10 Cascading Style Sheets (CSS)

10.1 What is CSS for?

We have already pointed out that HTML is not a formatting language, and the whole idea is that the author can crack on with getting the important information written down without worrying about how it will be displayed. However we have also seen several cases where it may be desirable to set the exact colour or style of the output. How can we reconcile these conflicting desires? The answer comes in the form of Cascading Style Sheets (CSS).

Styles were added in HTML 4.0, and allow you to define your own particular types of content, and specify everything you like about how each kind of content is displayed. When it comes to writing your web page you simply place a tag to mark what kind of content it is, whether it's a standard HTML tag or one you've specified via CSS. CSS files can inherit properties from other CSS files, hence "cascading".

10.2 Defining Styles

You can specify which style sheets to use in the head section of your HTML document. It's usually convenient to keep these style definitions in separate files so that they can be reused in other pages, and these files are usually given the ".css" extension.

You tell the browser to use a particular stylesheet by adding a <link> tag in the head section of your HTML document:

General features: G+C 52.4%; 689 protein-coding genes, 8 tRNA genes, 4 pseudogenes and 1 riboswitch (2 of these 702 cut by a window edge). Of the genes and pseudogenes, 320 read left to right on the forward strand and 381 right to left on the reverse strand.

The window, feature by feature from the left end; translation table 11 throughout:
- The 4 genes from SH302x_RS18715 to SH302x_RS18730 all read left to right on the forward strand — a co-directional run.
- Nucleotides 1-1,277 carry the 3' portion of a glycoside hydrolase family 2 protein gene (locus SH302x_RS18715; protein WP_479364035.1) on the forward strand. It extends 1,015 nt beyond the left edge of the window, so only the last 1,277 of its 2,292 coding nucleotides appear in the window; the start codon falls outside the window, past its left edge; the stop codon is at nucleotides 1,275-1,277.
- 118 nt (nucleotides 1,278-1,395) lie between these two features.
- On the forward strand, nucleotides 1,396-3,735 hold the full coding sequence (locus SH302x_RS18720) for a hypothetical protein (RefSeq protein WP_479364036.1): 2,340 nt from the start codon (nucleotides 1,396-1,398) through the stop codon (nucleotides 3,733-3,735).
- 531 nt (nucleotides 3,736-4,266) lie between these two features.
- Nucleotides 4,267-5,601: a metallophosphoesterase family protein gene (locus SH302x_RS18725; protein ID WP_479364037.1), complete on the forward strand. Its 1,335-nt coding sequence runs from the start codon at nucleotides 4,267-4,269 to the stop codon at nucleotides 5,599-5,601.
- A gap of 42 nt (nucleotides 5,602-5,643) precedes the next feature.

<link rel="stylesheet" type="text/css" href="my.css">
We won't worry today about exactly what all of these attributes mean, suffice it to say that this is how you apply the styles contained in the file "my.css".

It's important to remember that CSS files are not written in HTML, they have their own syntax. A CSS statement is comprised of three parts: selector, a property and a value. The basic syntax is:
selector {property:value}

The brackets used are "curly brackets", not the normal round ones. The selector is the HTML element you want the style to apply to, the property is the attribute you want to define, and the value is what you want to set that attribute to. E.g., body {color: navy} will set the text in the body of the document to black. Note the curly brackets rather than the usual HTML angular ones. In fact there should never be any HTML marks in a CSS file - CSS is purely to control formatting and other style issues, so that the HTML never has to be concerned with it; and the different syntax is there to emphasise their different natures. If the value is a multiple-word string then you will need to enclose it in speech marks.

You can set more than one property at once, simply separate them by semicolons. E.g.,
p {color: white; text-align="justify"; font-family:"sans serif"}

Likewise you can apply changes to several selectors. This time the selectors are separated by commas:
h1,h2,h3,h4,h5,h6 {color: #00FFFF; text-align="center"; font-family:arial}

Notice that although the selector refers to HTML elements, the property does not always have a direct HTML analogue. Probably the most useful properties at the moment are:

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